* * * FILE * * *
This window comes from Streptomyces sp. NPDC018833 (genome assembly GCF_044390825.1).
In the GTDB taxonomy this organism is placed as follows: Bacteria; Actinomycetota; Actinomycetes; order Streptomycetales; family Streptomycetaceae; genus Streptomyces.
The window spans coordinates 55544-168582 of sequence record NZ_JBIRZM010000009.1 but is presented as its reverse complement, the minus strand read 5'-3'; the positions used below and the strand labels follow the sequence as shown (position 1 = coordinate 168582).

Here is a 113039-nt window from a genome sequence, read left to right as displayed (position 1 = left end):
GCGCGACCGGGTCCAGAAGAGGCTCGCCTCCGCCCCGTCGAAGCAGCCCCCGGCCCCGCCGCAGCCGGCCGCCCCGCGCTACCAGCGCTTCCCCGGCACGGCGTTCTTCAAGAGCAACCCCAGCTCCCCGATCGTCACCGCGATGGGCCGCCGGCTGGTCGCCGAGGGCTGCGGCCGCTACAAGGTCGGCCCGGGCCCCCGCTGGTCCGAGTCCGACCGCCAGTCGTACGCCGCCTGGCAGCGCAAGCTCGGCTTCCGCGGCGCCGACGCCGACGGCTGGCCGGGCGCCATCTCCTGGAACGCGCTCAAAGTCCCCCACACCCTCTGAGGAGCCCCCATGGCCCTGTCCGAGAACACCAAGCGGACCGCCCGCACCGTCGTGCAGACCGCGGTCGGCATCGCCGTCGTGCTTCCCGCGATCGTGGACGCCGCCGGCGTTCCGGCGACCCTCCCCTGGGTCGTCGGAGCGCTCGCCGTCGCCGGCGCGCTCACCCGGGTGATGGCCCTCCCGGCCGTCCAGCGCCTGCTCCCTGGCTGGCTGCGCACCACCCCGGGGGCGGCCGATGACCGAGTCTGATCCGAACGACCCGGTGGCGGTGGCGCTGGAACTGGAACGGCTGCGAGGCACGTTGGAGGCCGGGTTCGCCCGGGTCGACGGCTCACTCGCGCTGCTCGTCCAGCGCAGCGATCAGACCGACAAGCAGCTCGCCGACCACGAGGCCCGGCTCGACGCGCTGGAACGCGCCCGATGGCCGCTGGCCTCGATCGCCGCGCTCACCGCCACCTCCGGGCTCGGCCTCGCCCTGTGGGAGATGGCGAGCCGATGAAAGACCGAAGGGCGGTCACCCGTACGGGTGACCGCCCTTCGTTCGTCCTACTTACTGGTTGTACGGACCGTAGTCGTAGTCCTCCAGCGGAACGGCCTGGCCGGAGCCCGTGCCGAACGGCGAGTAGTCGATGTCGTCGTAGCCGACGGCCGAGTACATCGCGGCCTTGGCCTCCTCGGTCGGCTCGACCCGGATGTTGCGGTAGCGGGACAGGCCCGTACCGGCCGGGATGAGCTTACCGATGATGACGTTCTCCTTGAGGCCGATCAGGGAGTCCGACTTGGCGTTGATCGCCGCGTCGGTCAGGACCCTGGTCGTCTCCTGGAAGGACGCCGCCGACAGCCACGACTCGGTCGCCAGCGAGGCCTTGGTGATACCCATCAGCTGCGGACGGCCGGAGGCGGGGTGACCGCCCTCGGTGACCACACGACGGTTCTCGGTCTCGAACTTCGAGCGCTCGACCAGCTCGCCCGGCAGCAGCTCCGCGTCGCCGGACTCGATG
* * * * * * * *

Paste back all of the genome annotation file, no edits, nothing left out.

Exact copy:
This window comes from Streptomyces sp. NPDC018833 (genome assembly GCF_044390825.1).
In the GTDB taxonomy this organism is placed as follows: Bacteria; Actinomycetota; Actinomycetes; order Streptomycetales; family Streptomycetaceae; genus Streptomyces.
The window spans coordinates 55544-168582 of sequence record NZ_JBIRZM010000009.1 but is presented as its reverse complement, the minus strand read 5'-3'; the positions used below and the strand labels follow the sequence as shown (position 1 = coordinate 168582).

Here is a 113039-nt window from a genome sequence, read left to right as displayed (position 1 = left end):
GCGCGACCGGGTCCAGAAGAGGCTCGCCTCCGCCCCGTCGAAGCAGCCCCCGGCCCCGCCGCAGCCGGCCGCCCCGCGCTACCAGCGCTTCCCCGGCACGGCGTTCTTCAAGAGCAACCCCAGCTCCCCGATCGTCACCGCGATGGGCCGCCGGCTGGTCGCCGAGGGCTGCGGCCGCTACAAGGTCGGCCCGGGCCCCCGCTGGTCCGAGTCCGACCGCCAGTCGTACGCCGCCTGGCAGCGCAAGCTCGGCTTCCGCGGCGCCGACGCCGACGGCTGGCCGGGCGCCATCTCCTGGAACGCGCTCAAAGTCCCCCACACCCTCTGAGGAGCCCCCATGGCCCTGTCCGAGAACACCAAGCGGACCGCCCGCACCGTCGTGCAGACCGCGGTCGGCATCGCCGTCGTGCTTCCCGCGATCGTGGACGCCGCCGGCGTTCCGGCGACCCTCCCCTGGGTCGTCGGAGCGCTCGCCGTCGCCGGCGCGCTCACCCGGGTGATGGCCCTCCCGGCCGTCCAGCGCCTGCTCCCTGGCTGGCTGCGCACCACCCCGGGGGCGGCCGATGACCGAGTCTGATCCGAACGACCCGGTGGCGGTGGCGCTGGAACTGGAACGGCTGCGAGGCACGTTGGAGGCCGGGTTCGCCCGGGTCGACGGCTCACTCGCGCTGCTCGTCCAGCGCAGCGATCAGACCGACAAGCAGCTCGCCGACCACGAGGCCCGGCTCGACGCGCTGGAACGCGCCCGATGGCCGCTGGCCTCGATCGCCGCGCTCACCGCCACCTCCGGGCTCGGCCTCGCCCTGTGGGAGATGGCGAGCCGATGAAAGACCGAAGGGCGGTCACCCGTACGGGTGACCGCCCTTCGTTCGTCCTACTTACTGGTTGTACGGACCGTAGTCGTAGTCCTCCAGCGGAACGGCCTGGCCGGAGCCCGTGCCGAACGGCGAGTAGTCGATGTCGTCGTAGCCGACGGCCGAGTACATCGCGGCCTTGGCCTCCTCGGTCGGCTCGACCCGGATGTTGCGGTAGCGGGACAGGCCCGTACCGGCCGGGATGAGCTTACCGATGATGACGTTCTCCTTGAGGCCGATCAGGGAGTCCGACTTGGCGTTGATCGCCGCGTCGGTCAGGACCCTGGTCGTCTCCTGGAAGGACGCCGCCGACAGCCACGACTCGGTCGCCAGCGAGGCCTTGGTGATACCCATCAGCTGCGGACGGCCGGAGGCGGGGTGACCGCCCTCGGTGACCACACGACGGTTCTCGGTCTCGAACTTCGAGCGCTCGACCAGCTCGCCCGGCAGCAGCTCCGCGTCGCCGGACTCGATG